At first glance and without any context, you wouldn’t think that the $782 million loss that Energy Transfer (NYSE:ET) suffered in the third quarter was a positive development. Energy Transfer stock has ore wrong with it than the pandemic.
Of course, it would be incredibly harsh to judge any energy-related company on its fiscal performance this year. Though the novel coronavirus pandemic has negatively affected every investment sector – with some rare exceptions, like telehealth – the crisis has been especially brutal for Energy Transfer stock and its ilk.
With this context included, there was fortunately some bright spots in the Q3 report. As the San Francisco Chronicle pointed out:
The Dallas-based company said it had a loss of 29 cents per share. Earnings, adjusted for asset impairment costs, were 30 cents per share.
The results surpassed Wall Street expectations. The average estimate of eight analysts surveyed by Zacks Investment Research was for earnings of 23 cents per share.
Heading into the disclosure, Energy Transfer stock closed the session down 3%. But in the afterhours session, ET made a robust bounce back, gaining over 6%. Clearly, covering analysts were pleasantly surprised with the energy firm’s contextually solid performance.
Further, despite sharply rising new coronavirus infections, we have evidence that people have learned to manage the crisis.
By now, we’ve acclimated to the new normal, which involves social distancing and mask-wearing in public places where keeping safe distances is not practical.
Plus, travel demand has improved significantly from this year’s sentiment lows, suggesting that Americans are ready to move forward.
If that wasn’t enough evidence, President Trump garnered tremendous support for his pro-economy, anti-lockdown policies. Yet again, the polls were wrong, which in turn bodes well for Energy Transfer stock. After all, people sheltering in place isn’t exactly helpful for energy demand.
Still, you might want to avoid jumping in at this moment.
A Biden Win Doesn’t Help Energy Transfer Stock
Heading into election day, everyone knew that it was going to be a contentious event.
Though Trump’s base gained a well-earned reputation for enthusiasm and loyalty, millions of Americans were frustrated with the federal government’s response to the Covid-19 pandemic.
Sure, Trump has consistently deflected blame onto China. And I’m no fan of the communist regime over there. However, there’s a saying (an American one) that the buck stops here. It’s a principle that’s stuck in our psyche.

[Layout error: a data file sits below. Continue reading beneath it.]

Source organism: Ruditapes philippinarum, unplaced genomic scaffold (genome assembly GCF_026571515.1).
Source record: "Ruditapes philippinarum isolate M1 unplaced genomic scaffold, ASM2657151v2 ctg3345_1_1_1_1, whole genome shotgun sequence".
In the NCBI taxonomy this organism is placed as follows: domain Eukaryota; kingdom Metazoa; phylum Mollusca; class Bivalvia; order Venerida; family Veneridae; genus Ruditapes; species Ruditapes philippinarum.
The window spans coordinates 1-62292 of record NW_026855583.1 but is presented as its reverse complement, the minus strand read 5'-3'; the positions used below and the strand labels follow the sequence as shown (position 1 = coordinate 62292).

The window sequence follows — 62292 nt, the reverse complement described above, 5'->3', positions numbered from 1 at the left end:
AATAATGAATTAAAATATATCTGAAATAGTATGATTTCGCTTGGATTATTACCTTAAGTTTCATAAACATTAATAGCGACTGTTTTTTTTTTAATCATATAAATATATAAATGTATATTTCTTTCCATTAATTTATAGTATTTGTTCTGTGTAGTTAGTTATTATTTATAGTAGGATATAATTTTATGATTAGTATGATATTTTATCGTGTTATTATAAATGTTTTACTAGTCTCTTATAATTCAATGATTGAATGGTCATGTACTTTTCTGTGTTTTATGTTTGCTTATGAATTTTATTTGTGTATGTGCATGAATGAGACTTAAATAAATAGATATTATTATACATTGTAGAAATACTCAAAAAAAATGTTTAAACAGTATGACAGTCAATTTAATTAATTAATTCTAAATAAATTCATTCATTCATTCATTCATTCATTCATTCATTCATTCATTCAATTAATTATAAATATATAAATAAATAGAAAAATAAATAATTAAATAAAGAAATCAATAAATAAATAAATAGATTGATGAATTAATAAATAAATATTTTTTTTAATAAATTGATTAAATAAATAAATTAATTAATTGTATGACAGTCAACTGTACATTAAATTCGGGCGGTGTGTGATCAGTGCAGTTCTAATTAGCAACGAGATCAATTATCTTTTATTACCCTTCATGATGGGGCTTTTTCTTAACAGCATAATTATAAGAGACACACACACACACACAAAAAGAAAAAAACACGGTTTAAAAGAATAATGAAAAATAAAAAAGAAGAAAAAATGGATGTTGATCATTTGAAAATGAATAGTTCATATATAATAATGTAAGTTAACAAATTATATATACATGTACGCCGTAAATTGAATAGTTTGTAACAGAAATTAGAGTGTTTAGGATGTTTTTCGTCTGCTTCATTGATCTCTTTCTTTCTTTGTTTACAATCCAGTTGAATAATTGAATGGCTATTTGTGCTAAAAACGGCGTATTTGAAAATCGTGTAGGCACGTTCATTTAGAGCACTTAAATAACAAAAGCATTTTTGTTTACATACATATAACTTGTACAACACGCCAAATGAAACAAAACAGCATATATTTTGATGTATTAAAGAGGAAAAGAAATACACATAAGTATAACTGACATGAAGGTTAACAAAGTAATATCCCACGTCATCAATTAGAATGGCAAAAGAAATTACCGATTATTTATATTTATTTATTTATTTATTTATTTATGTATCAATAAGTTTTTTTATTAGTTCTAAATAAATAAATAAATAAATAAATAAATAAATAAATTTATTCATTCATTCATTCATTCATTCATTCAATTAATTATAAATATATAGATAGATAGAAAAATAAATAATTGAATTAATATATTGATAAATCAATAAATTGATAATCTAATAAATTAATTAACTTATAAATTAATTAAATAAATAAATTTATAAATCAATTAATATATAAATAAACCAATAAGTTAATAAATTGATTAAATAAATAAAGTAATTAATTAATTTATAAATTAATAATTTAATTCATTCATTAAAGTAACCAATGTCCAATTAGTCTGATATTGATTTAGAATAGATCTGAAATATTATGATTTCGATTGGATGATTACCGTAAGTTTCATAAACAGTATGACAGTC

Frankly, responsible parents teach their children not to blame others for their own shortcomings. So, it was jarring when the President kept whining instead of grinding to help the American people.
But Trump supporters came out in full force, surprising the Democrats (which is another story in itself). In addition, the blue wave didn’t show up, with Democrats failing to make the ground they promised in the Senate race. Overall, it was incredibly disappointing for the left.
Still, former Vice President Joe Biden has the higher probability of winning the election from where I stand. If after all the drama he does become president, this in theory wouldn’t be helpful to Energy Transfer stock. However, I think this is an overhyped argument.
Don’t get me wrong – I’m not clamoring to buy Energy Transfer stock right now. But the idea that a Democratic administration will do away with fossil fuels and implement clean energy infrastructure is nonsense.
Yes, clean energy will come but probably not as a disruptive competitor, aAs I pointed out in my article for NextEra Energy (NYSE:NEE):
“With time and technology, renewable energy sources could start eating into fossil fuels. But it will probably not be in time to meet Biden’s deadline [of net zero emissions by 2050] given the snail’s pace of the clean, green industry.”
If you’re worried about politics impacting Energy Transfer stock, it’s not the presidential race you should be concerned about but the Senate.
Four Years of Lame “Duckery”
As you know, if Biden becomes President-elect, Trump will become a lame duck president. He’ll be in power but with his successor already chosen, he doesn’t really have much incentive to do anything.
However, once Biden gets in (under this theoretical scenario – the vote counting is presently contested), he may have four years of being a lame duck.
That’s because it’s looking likely that the Republicans will hold the Senate. In this case, the right maintains significant influence and power. And they will have zero incentive to go along with any of Biden’s policies that have a hint of liberalism associated with it.
Remember, the Republicans were supposedly very unpopular. Yet they put on an outstanding performance, which means pushing liberal agendas will result in quick one-off terms for Biden and perhaps many other Democrats.
This also means that critical measures such as stimulus checks are off the table. Frankly, that may have been the lifeline that kept many American households from going over the edge sooner.
Essentially, due to hardline politics, the economy/markets could correct severely, with Democrats possibly on the hook for it.
Regardless of the politics, having a rough economy does no favors for energy demand. As a result, I’m staying away from Energy Transfer stock until at least we can get some clarity as to where the country is headed.
On the date of publication, Josh Enomoto did not have (either directly or indirectly) any positions in the securities mentioned in this article.
A former senior business analyst for Sony Electronics, Josh Enomoto has helped broker major contracts with Fortune Global 500 companies. Over the past several years, he has delivered unique, critical insights for the investment markets, as well as various other industries including legal, construction management, and healthcare.